The Liberty Aviation Museum offers historic flights in the Ford Tri-Motor | Rare Techy


A propeller on one of the Ford Tri-Motor’s three engines spins over the Port Clinton landscape. (Photo by Sheri Trusty)


The Liberty Aviation Museum recently took visitors on historic trips around Port Clinton as they offered “City of Wichita / Port Clinton” tours aboard a 1928 Ford Tri-Motor. The plane was part of the Transcontinental Air Transport (TAT) airline, which offered the first high-speed coast-to-coast travel in cooperation with the railroad system. In the mix of this new era of aviation were famous aviators Charles Lindbergh and Amelia Earhart who worked for TAT.

On July 7, 1929, TAT’s inaugural trip began as passengers boarded the train at New York’s Pennsylvania Station. The train traveled to Columbus, where passengers transferred to a Ford Tri-Motor for the next leg of the trip. Forty-eight hours after leaving New York, the passengers arrived in Los Angeles. TAT had now halved cross-country travel time.

Modern passengers got a taste of this historic journey when they recently boarded the City of Wichita / City of Port Clinton at the Liberty Aviation Museum. Like TAT’s first Ford Tri-Motor passengers, museum riders entered a narrow, wood-paneled corridor where every seat was a window seat. During the flight, they looked out over the Port Clinton landscape through curtained windows set under single reading lights. Passengers on the 1929 flight were also able to use personal electric cigarette lighters with accompanying ashtrays.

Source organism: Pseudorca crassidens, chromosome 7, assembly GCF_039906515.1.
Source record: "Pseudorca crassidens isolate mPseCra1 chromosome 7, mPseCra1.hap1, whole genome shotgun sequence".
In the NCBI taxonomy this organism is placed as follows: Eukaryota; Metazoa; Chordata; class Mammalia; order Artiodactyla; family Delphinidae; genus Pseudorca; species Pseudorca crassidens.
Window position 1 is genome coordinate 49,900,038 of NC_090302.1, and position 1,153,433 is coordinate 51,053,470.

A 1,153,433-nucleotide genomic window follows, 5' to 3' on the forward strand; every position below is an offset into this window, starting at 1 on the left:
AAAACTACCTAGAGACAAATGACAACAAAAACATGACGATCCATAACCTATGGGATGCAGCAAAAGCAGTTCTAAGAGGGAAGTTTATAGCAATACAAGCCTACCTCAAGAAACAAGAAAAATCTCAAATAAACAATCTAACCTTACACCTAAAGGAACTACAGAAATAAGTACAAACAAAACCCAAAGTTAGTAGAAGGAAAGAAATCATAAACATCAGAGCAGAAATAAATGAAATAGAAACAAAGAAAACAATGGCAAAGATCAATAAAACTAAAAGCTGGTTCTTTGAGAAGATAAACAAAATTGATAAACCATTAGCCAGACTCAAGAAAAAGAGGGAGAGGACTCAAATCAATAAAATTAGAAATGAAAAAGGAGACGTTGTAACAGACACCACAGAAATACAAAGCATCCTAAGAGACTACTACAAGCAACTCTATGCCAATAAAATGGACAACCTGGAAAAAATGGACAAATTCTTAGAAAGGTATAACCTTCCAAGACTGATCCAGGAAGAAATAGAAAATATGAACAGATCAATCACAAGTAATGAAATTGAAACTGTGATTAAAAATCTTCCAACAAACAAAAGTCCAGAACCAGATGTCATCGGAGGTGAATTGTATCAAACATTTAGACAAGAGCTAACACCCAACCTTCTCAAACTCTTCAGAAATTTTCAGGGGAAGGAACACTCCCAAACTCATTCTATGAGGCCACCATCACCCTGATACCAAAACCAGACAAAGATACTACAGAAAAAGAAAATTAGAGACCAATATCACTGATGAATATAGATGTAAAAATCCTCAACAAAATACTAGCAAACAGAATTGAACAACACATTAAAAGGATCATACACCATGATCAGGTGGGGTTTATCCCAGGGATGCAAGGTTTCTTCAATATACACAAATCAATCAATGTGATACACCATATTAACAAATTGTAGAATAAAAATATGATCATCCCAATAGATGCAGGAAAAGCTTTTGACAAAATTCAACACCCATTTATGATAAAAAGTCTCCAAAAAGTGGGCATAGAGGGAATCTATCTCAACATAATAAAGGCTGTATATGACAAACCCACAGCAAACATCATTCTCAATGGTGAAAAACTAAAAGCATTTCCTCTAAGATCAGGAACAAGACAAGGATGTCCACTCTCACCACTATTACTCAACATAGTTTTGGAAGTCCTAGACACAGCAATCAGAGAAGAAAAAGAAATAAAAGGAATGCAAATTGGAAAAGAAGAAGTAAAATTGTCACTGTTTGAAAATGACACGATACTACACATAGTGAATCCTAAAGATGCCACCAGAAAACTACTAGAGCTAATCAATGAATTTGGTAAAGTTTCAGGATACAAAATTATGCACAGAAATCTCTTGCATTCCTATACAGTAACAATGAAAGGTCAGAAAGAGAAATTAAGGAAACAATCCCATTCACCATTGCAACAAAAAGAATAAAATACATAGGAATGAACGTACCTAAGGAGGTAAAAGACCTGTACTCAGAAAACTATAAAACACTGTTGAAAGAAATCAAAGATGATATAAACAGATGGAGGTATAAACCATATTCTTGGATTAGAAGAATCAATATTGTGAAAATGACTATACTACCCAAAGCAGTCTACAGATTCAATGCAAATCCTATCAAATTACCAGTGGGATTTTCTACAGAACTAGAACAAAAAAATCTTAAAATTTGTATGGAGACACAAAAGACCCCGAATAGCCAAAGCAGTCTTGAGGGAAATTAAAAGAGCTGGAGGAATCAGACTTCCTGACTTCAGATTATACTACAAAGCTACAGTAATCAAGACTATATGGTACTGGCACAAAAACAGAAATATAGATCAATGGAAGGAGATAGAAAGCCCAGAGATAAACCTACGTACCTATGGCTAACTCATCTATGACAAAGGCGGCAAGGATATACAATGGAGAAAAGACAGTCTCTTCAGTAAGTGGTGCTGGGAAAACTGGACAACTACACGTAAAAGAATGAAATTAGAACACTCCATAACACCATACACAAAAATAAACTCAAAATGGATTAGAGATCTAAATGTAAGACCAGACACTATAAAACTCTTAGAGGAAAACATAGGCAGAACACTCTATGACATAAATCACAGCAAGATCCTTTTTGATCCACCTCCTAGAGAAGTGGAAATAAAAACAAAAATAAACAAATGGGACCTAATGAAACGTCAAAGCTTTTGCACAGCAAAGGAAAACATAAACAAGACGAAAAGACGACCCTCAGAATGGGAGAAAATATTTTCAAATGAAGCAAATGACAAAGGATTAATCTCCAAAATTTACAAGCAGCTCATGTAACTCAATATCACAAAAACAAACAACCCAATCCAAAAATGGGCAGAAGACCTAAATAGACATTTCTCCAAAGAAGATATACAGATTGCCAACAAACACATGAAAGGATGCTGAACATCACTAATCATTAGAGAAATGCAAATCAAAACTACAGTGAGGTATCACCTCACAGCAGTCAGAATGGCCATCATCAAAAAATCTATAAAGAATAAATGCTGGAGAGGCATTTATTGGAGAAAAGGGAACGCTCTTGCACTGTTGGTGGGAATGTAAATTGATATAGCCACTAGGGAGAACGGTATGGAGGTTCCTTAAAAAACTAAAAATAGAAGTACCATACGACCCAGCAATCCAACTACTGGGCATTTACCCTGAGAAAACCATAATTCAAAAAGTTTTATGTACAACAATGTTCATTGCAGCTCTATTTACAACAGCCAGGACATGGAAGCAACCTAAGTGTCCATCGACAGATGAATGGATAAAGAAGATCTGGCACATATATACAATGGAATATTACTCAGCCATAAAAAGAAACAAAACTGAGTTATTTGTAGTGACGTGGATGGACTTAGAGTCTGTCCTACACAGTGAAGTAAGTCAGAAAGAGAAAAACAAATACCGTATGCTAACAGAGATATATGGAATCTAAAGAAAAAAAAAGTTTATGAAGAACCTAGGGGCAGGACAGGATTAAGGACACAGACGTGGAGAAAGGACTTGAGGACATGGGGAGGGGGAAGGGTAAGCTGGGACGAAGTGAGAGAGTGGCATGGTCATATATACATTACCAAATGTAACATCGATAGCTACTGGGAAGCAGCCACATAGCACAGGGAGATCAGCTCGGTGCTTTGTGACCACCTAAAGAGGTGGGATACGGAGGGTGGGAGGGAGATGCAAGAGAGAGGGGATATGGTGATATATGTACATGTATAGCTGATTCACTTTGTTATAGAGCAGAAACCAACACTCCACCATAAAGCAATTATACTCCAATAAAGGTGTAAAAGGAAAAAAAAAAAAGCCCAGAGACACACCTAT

The Liberty Aviation Museum recently offered flights in the “City of Wichita / City of Port Clinton” 1928 Ford Tri-Motor. (Photo by Sheri Trusty)

Passengers in Port Clinton early Friday morning waited a long time in the plane before takeoff as volunteer pilot John Maxfield readied the plane and its three engines for flight.

“We wake it up more than we launch it,” Maxfield said. “It has three engines with three different personalities.”

Among the passengers on Friday’s flight were museum volunteer Stewart Fowler of North Olmsted and his granddaughter Christina Pawlowski of Avon Lake.

“I loved it, every second of it,” Pawlowski said.

Stewart, who paid a premium for the privilege of riding Maxfield in the cockpit, said he was surprised by how comfortable the flight was for passengers.

Volunteer pilot John Maxfield checks on his passengers before the first flight takes off on Friday morning. Riders enjoyed an extended wait on the track as Maxfield allowed the plane’s three engines to warm up for flight. (Photo by Sheri Trusty)

“It was awesome. I was really surprised how smooth it was,” Fowler said.

Maxfield is a commercial pilot who has been volunteering for about 10 years. Stepping into the cockpit of a Ford Tri-Motor is different from flying a jet, he said.

“They are completely, diametrically opposed,” Maxfield said. “It’s the difference between sitting in a brand new limousine and a Model T where everything is manual.”

Maxfield said the City of Wichita/City of Port Clinton was eliminated from TAT when faster and bigger planes came along. That plane went south of the border and flew to other airlines and was then brought back to the United States and recovered,” he said.


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